Occupational diseases

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There are many hazards – linked to both the nature of the physical environment and the effects of hazardous substances – in the mining and metals sector that pose a potential risk to health and wellbeing.

Globally, across all industries, there are an estimated 2.78 million deaths from occupational injury and diseases annually. Of these deaths, 2.4 million (86.3 per cent) are thought to be from occupational disease.

Protecting the occupational health of workers is an integral part of being a responsible mining and metals company. ICMM and its members share a vision of zero fatalities.

Impacts caused by the physical environment

The physical environment where exploration, mining, ore extraction and processing take place can potentially impact health in the following ways:

Impacts caused by hazardous substances

Exposure to some of the major hazardous substances encountered in the mining and metals sector can have a serious impact on health in various ways:

Acute and chronic health effects

It is important to consider the timeframe over which health effects manifest themselves.

Acute health effects are more likely to be immediately obvious to the individual and it is often possible to attribute cause and effect. Acute health effects usually appear within hours of exposure. For example, contact with an irritant vapour may lead to watering eyes, sneezing, coughing, irritation and, in extreme cases, respiratory distress.

Chronic health effects can develop over a longer period of exposure. Chronic health effects usually occur after repeated exposure over days, weeks and months, and examples of such conditions include noise-induced hearing loss and hand-arm vibration syndrome (see above).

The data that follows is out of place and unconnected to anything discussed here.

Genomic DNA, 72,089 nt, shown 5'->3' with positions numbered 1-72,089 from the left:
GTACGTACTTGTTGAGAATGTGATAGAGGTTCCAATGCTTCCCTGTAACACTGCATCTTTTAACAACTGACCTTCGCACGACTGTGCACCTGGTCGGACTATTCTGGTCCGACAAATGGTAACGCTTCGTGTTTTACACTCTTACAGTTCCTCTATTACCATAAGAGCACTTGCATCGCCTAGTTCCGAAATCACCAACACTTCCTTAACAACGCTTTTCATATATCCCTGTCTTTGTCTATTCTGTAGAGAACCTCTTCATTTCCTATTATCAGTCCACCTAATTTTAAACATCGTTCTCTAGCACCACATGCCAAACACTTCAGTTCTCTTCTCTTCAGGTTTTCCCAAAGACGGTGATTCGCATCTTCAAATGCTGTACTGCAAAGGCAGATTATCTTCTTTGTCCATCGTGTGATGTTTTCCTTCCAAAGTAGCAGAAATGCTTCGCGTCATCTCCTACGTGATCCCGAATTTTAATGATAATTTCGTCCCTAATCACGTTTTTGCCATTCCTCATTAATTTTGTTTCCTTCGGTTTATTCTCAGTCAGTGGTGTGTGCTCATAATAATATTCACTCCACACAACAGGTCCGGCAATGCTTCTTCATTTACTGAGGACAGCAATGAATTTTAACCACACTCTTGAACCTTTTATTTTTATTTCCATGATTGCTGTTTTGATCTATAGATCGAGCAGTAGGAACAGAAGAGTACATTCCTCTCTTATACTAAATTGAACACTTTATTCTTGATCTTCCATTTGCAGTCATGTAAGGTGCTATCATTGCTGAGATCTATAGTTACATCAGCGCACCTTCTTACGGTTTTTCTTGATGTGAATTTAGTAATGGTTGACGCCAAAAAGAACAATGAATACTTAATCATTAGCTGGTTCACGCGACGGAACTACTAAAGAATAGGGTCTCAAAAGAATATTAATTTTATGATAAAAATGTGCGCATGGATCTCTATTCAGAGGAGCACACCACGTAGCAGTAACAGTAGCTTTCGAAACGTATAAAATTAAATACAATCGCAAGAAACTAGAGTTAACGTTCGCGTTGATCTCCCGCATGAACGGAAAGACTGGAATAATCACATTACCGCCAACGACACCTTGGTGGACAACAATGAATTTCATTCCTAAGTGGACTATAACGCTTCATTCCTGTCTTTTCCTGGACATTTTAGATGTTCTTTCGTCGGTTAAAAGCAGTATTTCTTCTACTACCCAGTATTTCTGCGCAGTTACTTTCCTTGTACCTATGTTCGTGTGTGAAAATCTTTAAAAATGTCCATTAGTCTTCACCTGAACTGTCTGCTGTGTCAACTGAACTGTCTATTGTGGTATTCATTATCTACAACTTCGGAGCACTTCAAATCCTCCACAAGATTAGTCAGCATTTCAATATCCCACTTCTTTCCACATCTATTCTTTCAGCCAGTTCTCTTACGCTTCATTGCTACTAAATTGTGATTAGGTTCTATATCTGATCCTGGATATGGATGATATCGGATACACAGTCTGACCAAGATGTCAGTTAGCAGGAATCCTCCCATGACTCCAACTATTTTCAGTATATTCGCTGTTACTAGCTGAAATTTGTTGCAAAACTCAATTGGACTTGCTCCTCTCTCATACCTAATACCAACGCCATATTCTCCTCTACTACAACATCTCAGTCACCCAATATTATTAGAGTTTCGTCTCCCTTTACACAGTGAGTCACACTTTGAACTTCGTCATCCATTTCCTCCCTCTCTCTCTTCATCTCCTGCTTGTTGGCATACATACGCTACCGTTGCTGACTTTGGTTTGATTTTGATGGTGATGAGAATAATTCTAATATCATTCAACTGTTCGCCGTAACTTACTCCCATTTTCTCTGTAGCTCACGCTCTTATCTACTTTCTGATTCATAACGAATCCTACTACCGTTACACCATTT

The factor of time

Latency is a feature of many occupationally acquired diseases, where the symptoms of a condition occur many years after exposure to the hazard. For example, the development of mesothelioma decades after initial asbestos exposure. Other lung cancers and pneumoconiosis (such as silicosis and coal worker’s pneumoconiosis) can occur decades after exposure has ceased.

External and contextual factors

As with all employment sectors, the mining and metals sector will occasionally encounter issues attributable to, contributed to, or compounded by external factors such as:

Mining and metals companies need to be aware of the entire range of risks and actively manage the impacts their activities have on their workforce, targeting a vision of zero occupation-related fatalities. This vision covers three key aspects:

  1. Developing a workplace culture which recognises that all occupation-related illnesses are preventable.
  2. Making a consistent and sustained effort to ensure that there are no repeat occurrences of occupational diseases in any workplace setting.
  3. Setting and implementing a simple, consistent and non-negotiable set of health and safety standards across the whole organisation with an aim of preventing all occupation-related illnesses.